My sister in law Lisa told me about Sketchbook Skool. I always liked drawing, but from the age of 9 when my Grandmother Emma ( who was a painter and art teacher) died, I lost the initiative and always felt I did not know what to draw. Throughout my life I have done many painting, watercolour and drawing classes and trained as a Ceramic Artist, but always felt ‘if only I could draw….”
I always felt inadequate, that my drawings were boring, that I lacked composition skills and that I could not find inspiration. So I resorted to learn photography as a way to capture scenes, but I know now that the best way to enjoy a place is to see it with the eyes of the drawer.
In Sketchbook Skool my journey was a bit bumpy, I started with Stretching, but found the approach of the teachers was very graphical and not attuned to my style. Non the less I caught two or three gem teachings: I enjoyed
- Lapin’s portraits
- France Breville approach to cross hatching and cars and Ipad 53
- Miguel Herranz was the turning point giving me freedom to take from each scene and teacher one thing I like and putting them together even on a the same page, to create something truly personal to me
- Jason Das for capturing the moving scene and the skill to practice at drawing people, he said he was not good at it and then he practiced and learnt.
Then I did the Seeing course and here my hero was
- Liz Steel I learnt to use pen and ink and watercolour washes, to paint teacups (I am a maker of teacups so this is very important and rewarding!) and I joined her online course on Edges at Sketching now
I started to hear about groups and FB groups like Everyday matters and Urban sketchers where I could share my drawings adding motivation to my work. I started to draw everyday and post pictures of my drawings. I joined Urban Sketchers London on an outing and found how nicer it is to draw in company. It can be daunting to draw in the street with people looking.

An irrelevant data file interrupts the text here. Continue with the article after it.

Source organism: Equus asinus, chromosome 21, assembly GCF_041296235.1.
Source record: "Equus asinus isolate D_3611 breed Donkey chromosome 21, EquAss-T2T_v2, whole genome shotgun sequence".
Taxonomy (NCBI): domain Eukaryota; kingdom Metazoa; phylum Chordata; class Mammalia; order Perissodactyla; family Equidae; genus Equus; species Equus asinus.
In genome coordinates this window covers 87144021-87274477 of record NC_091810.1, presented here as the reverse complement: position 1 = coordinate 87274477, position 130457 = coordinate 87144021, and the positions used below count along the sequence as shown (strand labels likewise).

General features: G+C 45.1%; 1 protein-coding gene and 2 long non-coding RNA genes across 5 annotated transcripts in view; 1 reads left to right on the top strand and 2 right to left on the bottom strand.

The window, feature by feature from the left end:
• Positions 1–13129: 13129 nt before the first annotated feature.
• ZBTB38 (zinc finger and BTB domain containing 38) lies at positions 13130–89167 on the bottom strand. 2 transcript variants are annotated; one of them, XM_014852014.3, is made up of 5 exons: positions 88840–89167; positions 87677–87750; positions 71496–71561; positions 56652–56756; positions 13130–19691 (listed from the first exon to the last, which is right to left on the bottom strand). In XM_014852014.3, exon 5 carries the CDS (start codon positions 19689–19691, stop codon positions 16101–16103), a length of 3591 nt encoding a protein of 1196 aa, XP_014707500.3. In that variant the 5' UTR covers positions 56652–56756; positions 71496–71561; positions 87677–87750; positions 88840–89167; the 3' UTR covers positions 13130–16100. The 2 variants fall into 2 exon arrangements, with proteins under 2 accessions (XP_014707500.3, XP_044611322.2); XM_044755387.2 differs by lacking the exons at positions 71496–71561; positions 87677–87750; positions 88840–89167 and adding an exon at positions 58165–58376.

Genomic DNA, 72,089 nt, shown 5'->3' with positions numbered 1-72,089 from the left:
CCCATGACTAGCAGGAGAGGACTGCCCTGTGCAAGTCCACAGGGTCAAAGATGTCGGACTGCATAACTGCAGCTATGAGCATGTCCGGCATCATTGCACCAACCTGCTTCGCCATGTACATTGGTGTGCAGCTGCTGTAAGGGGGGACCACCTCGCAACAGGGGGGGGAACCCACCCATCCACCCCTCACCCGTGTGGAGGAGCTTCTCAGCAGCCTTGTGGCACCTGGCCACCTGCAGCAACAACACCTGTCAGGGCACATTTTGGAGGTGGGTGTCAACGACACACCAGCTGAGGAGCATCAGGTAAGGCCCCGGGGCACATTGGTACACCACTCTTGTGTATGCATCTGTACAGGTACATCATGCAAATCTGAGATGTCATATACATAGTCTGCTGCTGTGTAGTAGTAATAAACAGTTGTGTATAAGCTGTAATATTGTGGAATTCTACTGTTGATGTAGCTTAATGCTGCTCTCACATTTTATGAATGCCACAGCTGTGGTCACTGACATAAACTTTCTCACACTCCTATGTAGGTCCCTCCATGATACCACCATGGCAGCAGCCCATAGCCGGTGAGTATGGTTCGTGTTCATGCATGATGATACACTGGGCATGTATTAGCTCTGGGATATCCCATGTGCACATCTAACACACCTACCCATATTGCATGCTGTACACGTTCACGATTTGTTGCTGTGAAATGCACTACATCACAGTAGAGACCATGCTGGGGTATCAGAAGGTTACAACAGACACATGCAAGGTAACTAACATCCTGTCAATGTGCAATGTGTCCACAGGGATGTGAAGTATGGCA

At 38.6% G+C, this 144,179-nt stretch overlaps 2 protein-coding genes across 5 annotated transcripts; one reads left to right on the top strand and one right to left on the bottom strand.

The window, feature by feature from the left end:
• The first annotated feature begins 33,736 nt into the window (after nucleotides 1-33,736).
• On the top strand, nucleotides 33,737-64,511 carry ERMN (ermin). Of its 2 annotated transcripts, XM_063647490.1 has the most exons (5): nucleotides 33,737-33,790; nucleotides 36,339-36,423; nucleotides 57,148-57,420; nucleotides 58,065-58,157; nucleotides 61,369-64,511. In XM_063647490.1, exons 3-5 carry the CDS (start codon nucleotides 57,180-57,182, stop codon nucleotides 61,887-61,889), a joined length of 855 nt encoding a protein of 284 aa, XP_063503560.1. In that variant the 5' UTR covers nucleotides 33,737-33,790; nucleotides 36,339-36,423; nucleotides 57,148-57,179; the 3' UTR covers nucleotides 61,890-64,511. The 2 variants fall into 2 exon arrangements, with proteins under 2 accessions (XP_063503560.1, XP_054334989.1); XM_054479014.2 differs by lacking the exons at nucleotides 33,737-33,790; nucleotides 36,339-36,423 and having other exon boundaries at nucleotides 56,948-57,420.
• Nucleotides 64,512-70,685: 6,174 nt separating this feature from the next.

I bought Lynne Chapman book on sketching people and I am having a go sometimes from the television sometimes in cafes.
In a few weeks I will join the first three day course of Urban sketchers in Brighton and I hope that will be another jump forwards.
I am seeing the power of drawing as a way of keeping track of my life and seeing the world in a different way and noticing more of what is around me. I wish I could stop the car in the middle of the road to draw quickly a piece of architecture I just saw. In my bubble I feel freer than standing on the pavement. My latest project id to draw my parents in law’s house because sadly they are no more with us, to keep the memory of it.
The exhibition “Painting the modern garden. From Monet to Matisse” at the RA, made me uneasy. First there was a frustrating feeling that the curators were trying to show in a different angle paintings that we have seen in many other contexts. We all know how Monet gardens look like and how he painted them!
Then there were a bit too many horticultural details in the explanations, it wanted to be for RHS and RA customers at the same time (may be the demographics of the two kind of themes is the same!).
I wanted to look at it from the expression and technical point of view and the conceptual point of view, but may be the Royal Academy is too traditional for this.
While I was walking around I was annoyed by the mixture of painters and styles, because their leitmotiv was not the painting but the flowers and gardens.
It was not set out as a particular style of painting or a juxtaposition of different ones, the focus were houses and gardens across Europe around the end of the 19th century and beginning of 20th.
I now would like to do a master in flower painting exploring all the techniques and styles of the past and developing my personal skills and style in that.
In the green house I still have a few plants of tomatoes ripening now: for the first time I have been able to make this recipe, one of my favourite memories of summer lunches at my Nonna Nuccia’s house:
2 Cloves of garlic
1 bunch of parsley
1 hard boiled egg